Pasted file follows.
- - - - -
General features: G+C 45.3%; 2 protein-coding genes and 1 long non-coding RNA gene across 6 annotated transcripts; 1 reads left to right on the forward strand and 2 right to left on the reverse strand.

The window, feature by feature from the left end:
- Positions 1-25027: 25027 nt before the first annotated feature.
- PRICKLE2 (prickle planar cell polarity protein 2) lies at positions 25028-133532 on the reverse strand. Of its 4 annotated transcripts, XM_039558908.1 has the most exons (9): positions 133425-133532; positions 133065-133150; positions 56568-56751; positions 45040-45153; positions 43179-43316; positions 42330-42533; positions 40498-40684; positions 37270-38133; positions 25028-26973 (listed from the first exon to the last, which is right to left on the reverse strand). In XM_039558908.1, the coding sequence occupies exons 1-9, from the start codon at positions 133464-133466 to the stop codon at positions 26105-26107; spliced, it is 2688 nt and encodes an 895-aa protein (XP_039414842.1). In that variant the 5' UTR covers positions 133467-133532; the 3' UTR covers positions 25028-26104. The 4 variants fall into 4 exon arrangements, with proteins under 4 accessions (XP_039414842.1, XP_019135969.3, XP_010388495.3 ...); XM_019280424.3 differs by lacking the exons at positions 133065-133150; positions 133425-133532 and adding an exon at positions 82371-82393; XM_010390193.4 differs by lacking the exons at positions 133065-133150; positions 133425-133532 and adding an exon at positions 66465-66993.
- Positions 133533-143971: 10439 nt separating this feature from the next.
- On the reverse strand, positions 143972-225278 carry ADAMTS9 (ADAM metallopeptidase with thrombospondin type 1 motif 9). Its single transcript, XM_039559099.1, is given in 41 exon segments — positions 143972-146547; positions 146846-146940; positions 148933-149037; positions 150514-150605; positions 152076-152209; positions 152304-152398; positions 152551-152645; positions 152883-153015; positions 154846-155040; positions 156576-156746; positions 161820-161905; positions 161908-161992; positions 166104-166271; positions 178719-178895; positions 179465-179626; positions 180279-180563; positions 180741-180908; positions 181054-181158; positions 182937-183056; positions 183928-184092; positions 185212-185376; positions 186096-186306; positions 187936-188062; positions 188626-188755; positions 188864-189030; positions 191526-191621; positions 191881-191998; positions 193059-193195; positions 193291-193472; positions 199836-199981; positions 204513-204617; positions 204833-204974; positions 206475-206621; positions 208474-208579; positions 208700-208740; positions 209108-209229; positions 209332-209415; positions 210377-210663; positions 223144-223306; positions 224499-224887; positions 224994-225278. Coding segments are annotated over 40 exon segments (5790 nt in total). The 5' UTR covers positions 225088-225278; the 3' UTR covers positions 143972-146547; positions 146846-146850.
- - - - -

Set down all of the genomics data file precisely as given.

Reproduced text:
General features: G+C 45.3%; 2 protein-coding genes and 1 long non-coding RNA gene across 6 annotated transcripts; 1 reads left to right on the forward strand and 2 right to left on the reverse strand.

The window, feature by feature from the left end:
- Positions 1-25027: 25027 nt before the first annotated feature.
- PRICKLE2 (prickle planar cell polarity protein 2) lies at positions 25028-133532 on the reverse strand. Of its 4 annotated transcripts, XM_039558908.1 has the most exons (9): positions 133425-133532; positions 133065-133150; positions 56568-56751; positions 45040-45153; positions 43179-43316; positions 42330-42533; positions 40498-40684; positions 37270-38133; positions 25028-26973 (listed from the first exon to the last, which is right to left on the reverse strand). In XM_039558908.1, the coding sequence occupies exons 1-9, from the start codon at positions 133464-133466 to the stop codon at positions 26105-26107; spliced, it is 2688 nt and encodes an 895-aa protein (XP_039414842.1). In that variant the 5' UTR covers positions 133467-133532; the 3' UTR covers positions 25028-26104. The 4 variants fall into 4 exon arrangements, with proteins under 4 accessions (XP_039414842.1, XP_019135969.3, XP_010388495.3 ...); XM_019280424.3 differs by lacking the exons at positions 133065-133150; positions 133425-133532 and adding an exon at positions 82371-82393; XM_010390193.4 differs by lacking the exons at positions 133065-133150; positions 133425-133532 and adding an exon at positions 66465-66993.
- Positions 133533-143971: 10439 nt separating this feature from the next.
- On the reverse strand, positions 143972-225278 carry ADAMTS9 (ADAM metallopeptidase with thrombospondin type 1 motif 9). Its single transcript, XM_039559099.1, is given in 41 exon segments — positions 143972-146547; positions 146846-146940; positions 148933-149037; positions 150514-150605; positions 152076-152209; positions 152304-152398; positions 152551-152645; positions 152883-153015; positions 154846-155040; positions 156576-156746; positions 161820-161905; positions 161908-161992; positions 166104-166271; positions 178719-178895; positions 179465-179626; positions 180279-180563; positions 180741-180908; positions 181054-181158; positions 182937-183056; positions 183928-184092; positions 185212-185376; positions 186096-186306; positions 187936-188062; positions 188626-188755; positions 188864-189030; positions 191526-191621; positions 191881-191998; positions 193059-193195; positions 193291-193472; positions 199836-199981; positions 204513-204617; positions 204833-204974; positions 206475-206621; positions 208474-208579; positions 208700-208740; positions 209108-209229; positions 209332-209415; positions 210377-210663; positions 223144-223306; positions 224499-224887; positions 224994-225278. Coding segments are annotated over 40 exon segments (5790 nt in total). The 5' UTR covers positions 225088-225278; the 3' UTR covers positions 143972-146547; positions 146846-146850.